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Stengel, E. (1939). On Learning a New Language. Int. J. Psycho-Anal., 20:471-479.

(1939). International Journal of Psycho-Analysis, 20:471-479

On Learning a New Language

Erwin Stengel

The events of the last few years have given rise to an interesting mass problem which deserves the attention of the psycho-analyst. It is the problem of the mental processes which lead to and accompany the acquisition of a foreign language in a foreign country. This problem is of especially great importance for a psycho-analyst who has to continue his work in a new country. My interest in the subject originated from previous studies of speech defects in diseases of the brain: I had concerned myself with some symptoms which may lead to an understanding of some of the difficulties arising in learning a new language.

There is no need to-day to give evidence that we are justified in examining the speech defects of aphasics according to the same principles as the errors of the healthy adult and the deficiencies of infantile language. It is noteworthy that Freud in his book on aphasia (1891) wrote that many of the mistakes of aphasic patients are of the same kind as the slips of the tongue which may happen to healthy individuals in states of fatigue and absent-mindedness. Hughlings Jackson, the founder of modern brain pathology, recognized and described the phenomena in aphasia as a re-development of normal mental processes.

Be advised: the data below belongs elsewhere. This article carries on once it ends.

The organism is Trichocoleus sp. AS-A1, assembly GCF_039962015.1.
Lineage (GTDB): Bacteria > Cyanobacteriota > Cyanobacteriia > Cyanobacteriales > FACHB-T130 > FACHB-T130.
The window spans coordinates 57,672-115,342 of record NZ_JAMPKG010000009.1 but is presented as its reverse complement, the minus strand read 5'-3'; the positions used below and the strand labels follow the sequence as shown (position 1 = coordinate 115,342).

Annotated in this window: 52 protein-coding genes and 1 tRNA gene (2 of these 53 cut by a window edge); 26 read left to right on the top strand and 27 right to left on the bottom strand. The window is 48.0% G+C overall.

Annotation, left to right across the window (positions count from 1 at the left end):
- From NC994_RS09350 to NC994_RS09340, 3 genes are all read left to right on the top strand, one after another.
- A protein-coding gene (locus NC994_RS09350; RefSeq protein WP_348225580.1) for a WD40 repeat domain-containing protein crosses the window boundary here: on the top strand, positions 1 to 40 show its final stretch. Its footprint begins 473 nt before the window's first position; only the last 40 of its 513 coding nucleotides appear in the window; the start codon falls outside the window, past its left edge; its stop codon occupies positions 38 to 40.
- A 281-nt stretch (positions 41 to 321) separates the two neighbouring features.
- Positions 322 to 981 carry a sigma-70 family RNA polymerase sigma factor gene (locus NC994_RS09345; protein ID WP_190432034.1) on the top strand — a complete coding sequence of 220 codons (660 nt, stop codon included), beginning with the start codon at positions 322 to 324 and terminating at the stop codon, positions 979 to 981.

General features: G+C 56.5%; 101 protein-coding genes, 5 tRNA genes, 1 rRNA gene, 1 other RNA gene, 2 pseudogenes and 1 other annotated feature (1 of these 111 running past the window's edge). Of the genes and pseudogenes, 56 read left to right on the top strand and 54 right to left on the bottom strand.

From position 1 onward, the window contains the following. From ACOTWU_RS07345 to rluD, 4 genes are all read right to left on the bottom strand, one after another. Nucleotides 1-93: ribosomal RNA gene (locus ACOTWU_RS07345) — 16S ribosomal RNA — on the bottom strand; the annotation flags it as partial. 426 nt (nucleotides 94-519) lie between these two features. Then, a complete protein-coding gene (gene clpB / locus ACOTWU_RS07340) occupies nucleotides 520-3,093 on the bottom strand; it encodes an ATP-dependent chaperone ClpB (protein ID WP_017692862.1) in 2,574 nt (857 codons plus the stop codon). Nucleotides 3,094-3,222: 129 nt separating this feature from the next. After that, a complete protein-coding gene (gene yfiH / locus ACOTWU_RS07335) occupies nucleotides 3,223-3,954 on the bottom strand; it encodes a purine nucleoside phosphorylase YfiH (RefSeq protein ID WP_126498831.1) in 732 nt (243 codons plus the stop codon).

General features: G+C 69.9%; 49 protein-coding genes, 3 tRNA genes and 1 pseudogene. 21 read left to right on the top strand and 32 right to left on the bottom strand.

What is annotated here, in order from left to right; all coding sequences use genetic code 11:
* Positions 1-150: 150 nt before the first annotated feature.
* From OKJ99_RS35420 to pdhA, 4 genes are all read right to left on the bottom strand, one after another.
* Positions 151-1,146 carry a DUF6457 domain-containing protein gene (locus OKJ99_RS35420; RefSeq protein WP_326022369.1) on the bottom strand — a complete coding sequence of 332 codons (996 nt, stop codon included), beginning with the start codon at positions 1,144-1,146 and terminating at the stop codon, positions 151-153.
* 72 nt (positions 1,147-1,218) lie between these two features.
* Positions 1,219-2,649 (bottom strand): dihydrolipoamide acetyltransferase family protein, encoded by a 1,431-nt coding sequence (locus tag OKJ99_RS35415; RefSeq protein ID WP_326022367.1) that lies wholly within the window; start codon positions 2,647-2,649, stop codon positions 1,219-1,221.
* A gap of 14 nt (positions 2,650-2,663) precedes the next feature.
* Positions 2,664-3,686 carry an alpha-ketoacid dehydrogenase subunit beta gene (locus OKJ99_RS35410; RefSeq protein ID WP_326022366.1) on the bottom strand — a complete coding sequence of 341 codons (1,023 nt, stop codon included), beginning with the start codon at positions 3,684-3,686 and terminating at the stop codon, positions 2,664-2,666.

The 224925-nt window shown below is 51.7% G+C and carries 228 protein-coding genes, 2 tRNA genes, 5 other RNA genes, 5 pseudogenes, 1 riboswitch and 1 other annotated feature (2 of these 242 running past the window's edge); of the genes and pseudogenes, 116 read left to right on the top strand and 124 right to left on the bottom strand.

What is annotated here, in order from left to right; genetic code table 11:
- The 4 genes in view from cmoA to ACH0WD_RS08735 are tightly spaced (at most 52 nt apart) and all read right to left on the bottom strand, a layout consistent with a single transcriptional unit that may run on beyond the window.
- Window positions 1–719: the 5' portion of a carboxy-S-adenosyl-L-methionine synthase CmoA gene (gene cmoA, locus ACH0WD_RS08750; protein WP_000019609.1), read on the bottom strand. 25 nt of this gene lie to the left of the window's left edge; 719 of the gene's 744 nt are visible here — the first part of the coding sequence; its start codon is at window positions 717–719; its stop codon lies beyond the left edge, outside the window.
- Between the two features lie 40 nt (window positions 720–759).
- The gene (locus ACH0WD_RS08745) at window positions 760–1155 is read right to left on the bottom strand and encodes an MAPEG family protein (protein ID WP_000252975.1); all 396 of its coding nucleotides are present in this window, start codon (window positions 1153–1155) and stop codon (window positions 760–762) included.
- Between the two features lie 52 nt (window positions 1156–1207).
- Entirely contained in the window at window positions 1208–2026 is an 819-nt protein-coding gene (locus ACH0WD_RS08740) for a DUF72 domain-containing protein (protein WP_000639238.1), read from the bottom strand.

I will begin with a simple phenomenon. If after complete loss of speech language begins to return, the patient often shows a symptom called echolalia. He repeats, as it were automatically, words heard by him. This symptom has been regarded as a typical automatism; but the interpretation is not satisfactory. Echolalia occurs almost exclusively under conversational conditions and it is the result of a primitive tendency towards identification by the aid of which many aphasics seem to re-learn language. There is a similar state of echolalia in the early development of speech in childhood. In the process of the acquisition of a new language by an adult, we find hardly any trace of this involuntary repetition. The adult lacks this primitive mechanism of identification.

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